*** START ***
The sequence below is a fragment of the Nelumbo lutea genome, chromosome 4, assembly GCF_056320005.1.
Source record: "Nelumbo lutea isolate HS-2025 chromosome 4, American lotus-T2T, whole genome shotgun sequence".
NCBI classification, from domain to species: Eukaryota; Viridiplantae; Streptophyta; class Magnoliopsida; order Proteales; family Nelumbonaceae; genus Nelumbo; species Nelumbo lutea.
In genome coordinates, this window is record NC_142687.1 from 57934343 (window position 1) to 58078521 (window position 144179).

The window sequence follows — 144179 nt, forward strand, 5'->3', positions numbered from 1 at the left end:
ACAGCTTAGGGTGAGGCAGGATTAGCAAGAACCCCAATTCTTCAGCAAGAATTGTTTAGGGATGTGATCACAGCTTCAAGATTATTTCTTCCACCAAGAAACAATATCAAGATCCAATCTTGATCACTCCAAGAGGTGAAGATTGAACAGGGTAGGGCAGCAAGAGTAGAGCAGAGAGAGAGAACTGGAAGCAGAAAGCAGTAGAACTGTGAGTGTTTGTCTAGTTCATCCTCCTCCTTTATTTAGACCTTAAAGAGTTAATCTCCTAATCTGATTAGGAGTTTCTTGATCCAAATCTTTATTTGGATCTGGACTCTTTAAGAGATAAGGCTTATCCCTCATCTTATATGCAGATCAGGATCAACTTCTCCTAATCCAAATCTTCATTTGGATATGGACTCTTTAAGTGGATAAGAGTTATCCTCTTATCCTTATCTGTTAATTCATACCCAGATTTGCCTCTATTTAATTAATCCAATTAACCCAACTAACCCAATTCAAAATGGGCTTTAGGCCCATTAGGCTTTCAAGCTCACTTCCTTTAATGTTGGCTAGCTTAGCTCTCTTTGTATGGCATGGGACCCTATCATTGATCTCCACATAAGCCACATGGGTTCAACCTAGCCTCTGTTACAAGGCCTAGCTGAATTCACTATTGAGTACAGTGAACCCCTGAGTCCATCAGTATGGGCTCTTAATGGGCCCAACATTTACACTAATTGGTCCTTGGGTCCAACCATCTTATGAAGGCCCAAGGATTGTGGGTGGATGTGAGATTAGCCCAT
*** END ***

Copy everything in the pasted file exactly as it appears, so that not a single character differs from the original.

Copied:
The sequence below is a fragment of the Nelumbo lutea genome, chromosome 4, assembly GCF_056320005.1.
Source record: "Nelumbo lutea isolate HS-2025 chromosome 4, American lotus-T2T, whole genome shotgun sequence".
NCBI classification, from domain to species: Eukaryota; Viridiplantae; Streptophyta; class Magnoliopsida; order Proteales; family Nelumbonaceae; genus Nelumbo; species Nelumbo lutea.
In genome coordinates, this window is record NC_142687.1 from 57934343 (window position 1) to 58078521 (window position 144179).

The window sequence follows — 144179 nt, forward strand, 5'->3', positions numbered from 1 at the left end:
ACAGCTTAGGGTGAGGCAGGATTAGCAAGAACCCCAATTCTTCAGCAAGAATTGTTTAGGGATGTGATCACAGCTTCAAGATTATTTCTTCCACCAAGAAACAATATCAAGATCCAATCTTGATCACTCCAAGAGGTGAAGATTGAACAGGGTAGGGCAGCAAGAGTAGAGCAGAGAGAGAGAACTGGAAGCAGAAAGCAGTAGAACTGTGAGTGTTTGTCTAGTTCATCCTCCTCCTTTATTTAGACCTTAAAGAGTTAATCTCCTAATCTGATTAGGAGTTTCTTGATCCAAATCTTTATTTGGATCTGGACTCTTTAAGAGATAAGGCTTATCCCTCATCTTATATGCAGATCAGGATCAACTTCTCCTAATCCAAATCTTCATTTGGATATGGACTCTTTAAGTGGATAAGAGTTATCCTCTTATCCTTATCTGTTAATTCATACCCAGATTTGCCTCTATTTAATTAATCCAATTAACCCAACTAACCCAATTCAAAATGGGCTTTAGGCCCATTAGGCTTTCAAGCTCACTTCCTTTAATGTTGGCTAGCTTAGCTCTCTTTGTATGGCATGGGACCCTATCATTGATCTCCACATAAGCCACATGGGTTCAACCTAGCCTCTGTTACAAGGCCTAGCTGAATTCACTATTGAGTACAGTGAACCCCTGAGTCCATCAGTATGGGCTCTTAATGGGCCCAACATTTACACTAATTGGTCCTTGGGTCCAACCATCTTATGAAGGCCCAAGGATTGTGGGTGGATGTGAGATTAGCCCAT